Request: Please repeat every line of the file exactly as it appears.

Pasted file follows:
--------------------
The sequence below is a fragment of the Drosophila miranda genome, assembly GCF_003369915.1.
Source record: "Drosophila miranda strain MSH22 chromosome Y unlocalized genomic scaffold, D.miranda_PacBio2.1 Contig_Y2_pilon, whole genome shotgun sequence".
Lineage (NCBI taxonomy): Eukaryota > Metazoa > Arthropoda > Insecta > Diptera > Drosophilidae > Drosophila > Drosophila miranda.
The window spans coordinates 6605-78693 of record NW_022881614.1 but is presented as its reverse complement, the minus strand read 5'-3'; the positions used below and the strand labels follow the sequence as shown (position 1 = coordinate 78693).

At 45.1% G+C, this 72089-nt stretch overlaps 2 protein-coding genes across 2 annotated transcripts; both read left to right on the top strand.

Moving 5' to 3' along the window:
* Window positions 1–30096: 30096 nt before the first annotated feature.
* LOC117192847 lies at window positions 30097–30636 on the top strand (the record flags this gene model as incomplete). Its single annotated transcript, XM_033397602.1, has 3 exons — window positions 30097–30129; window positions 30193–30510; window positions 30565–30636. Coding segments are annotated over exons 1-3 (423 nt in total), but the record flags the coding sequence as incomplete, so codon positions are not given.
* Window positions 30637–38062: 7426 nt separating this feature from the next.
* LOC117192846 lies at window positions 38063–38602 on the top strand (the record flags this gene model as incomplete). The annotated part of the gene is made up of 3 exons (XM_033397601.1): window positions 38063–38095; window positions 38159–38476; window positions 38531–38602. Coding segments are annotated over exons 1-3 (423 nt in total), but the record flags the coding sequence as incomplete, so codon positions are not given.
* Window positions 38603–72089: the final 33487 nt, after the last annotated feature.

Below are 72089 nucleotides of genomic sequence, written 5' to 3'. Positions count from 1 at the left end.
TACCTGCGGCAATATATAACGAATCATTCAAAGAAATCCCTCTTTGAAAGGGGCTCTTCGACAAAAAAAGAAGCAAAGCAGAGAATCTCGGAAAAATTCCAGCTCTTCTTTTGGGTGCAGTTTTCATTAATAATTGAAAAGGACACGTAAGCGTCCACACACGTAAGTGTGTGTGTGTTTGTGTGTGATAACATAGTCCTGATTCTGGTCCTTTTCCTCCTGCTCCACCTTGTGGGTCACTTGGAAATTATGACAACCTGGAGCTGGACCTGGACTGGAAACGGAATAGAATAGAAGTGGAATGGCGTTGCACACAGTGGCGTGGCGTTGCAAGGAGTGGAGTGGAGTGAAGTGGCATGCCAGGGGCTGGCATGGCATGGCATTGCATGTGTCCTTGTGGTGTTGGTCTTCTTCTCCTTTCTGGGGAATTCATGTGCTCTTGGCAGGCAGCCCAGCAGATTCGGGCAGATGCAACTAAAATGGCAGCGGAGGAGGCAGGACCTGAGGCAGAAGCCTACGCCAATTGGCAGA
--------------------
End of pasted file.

The sequence below is a fragment of the Drosophila miranda genome, assembly GCF_003369915.1.
Source record: "Drosophila miranda strain MSH22 chromosome Y unlocalized genomic scaffold, D.miranda_PacBio2.1 Contig_Y2_pilon, whole genome shotgun sequence".
Lineage (NCBI taxonomy): Eukaryota > Metazoa > Arthropoda > Insecta > Diptera > Drosophilidae > Drosophila > Drosophila miranda.
The window spans coordinates 6605-78693 of record NW_022881614.1 but is presented as its reverse complement, the minus strand read 5'-3'; the positions used below and the strand labels follow the sequence as shown (position 1 = coordinate 78693).

At 45.1% G+C, this 72089-nt stretch overlaps 2 protein-coding genes across 2 annotated transcripts; both read left to right on the top strand.

Moving 5' to 3' along the window:
* Window positions 1–30096: 30096 nt before the first annotated feature.
* LOC117192847 lies at window positions 30097–30636 on the top strand (the record flags this gene model as incomplete). Its single annotated transcript, XM_033397602.1, has 3 exons — window positions 30097–30129; window positions 30193–30510; window positions 30565–30636. Coding segments are annotated over exons 1-3 (423 nt in total), but the record flags the coding sequence as incomplete, so codon positions are not given.
* Window positions 30637–38062: 7426 nt separating this feature from the next.
* LOC117192846 lies at window positions 38063–38602 on the top strand (the record flags this gene model as incomplete). The annotated part of the gene is made up of 3 exons (XM_033397601.1): window positions 38063–38095; window positions 38159–38476; window positions 38531–38602. Coding segments are annotated over exons 1-3 (423 nt in total), but the record flags the coding sequence as incomplete, so codon positions are not given.
* Window positions 38603–72089: the final 33487 nt, after the last annotated feature.

Below are 72089 nucleotides of genomic sequence, written 5' to 3'. Positions count from 1 at the left end.
TACCTGCGGCAATATATAACGAATCATTCAAAGAAATCCCTCTTTGAAAGGGGCTCTTCGACAAAAAAAGAAGCAAAGCAGAGAATCTCGGAAAAATTCCAGCTCTTCTTTTGGGTGCAGTTTTCATTAATAATTGAAAAGGACACGTAAGCGTCCACACACGTAAGTGTGTGTGTGTTTGTGTGTGATAACATAGTCCTGATTCTGGTCCTTTTCCTCCTGCTCCACCTTGTGGGTCACTTGGAAATTATGACAACCTGGAGCTGGACCTGGACTGGAAACGGAATAGAATAGAAGTGGAATGGCGTTGCACACAGTGGCGTGGCGTTGCAAGGAGTGGAGTGGAGTGAAGTGGCATGCCAGGGGCTGGCATGGCATGGCATTGCATGTGTCCTTGTGGTGTTGGTCTTCTTCTCCTTTCTGGGGAATTCATGTGCTCTTGGCAGGCAGCCCAGCAGATTCGGGCAGATGCAACTAAAATGGCAGCGGAGGAGGCAGGACCTGAGGCAGAAGCCTACGCCAATTGGCAGA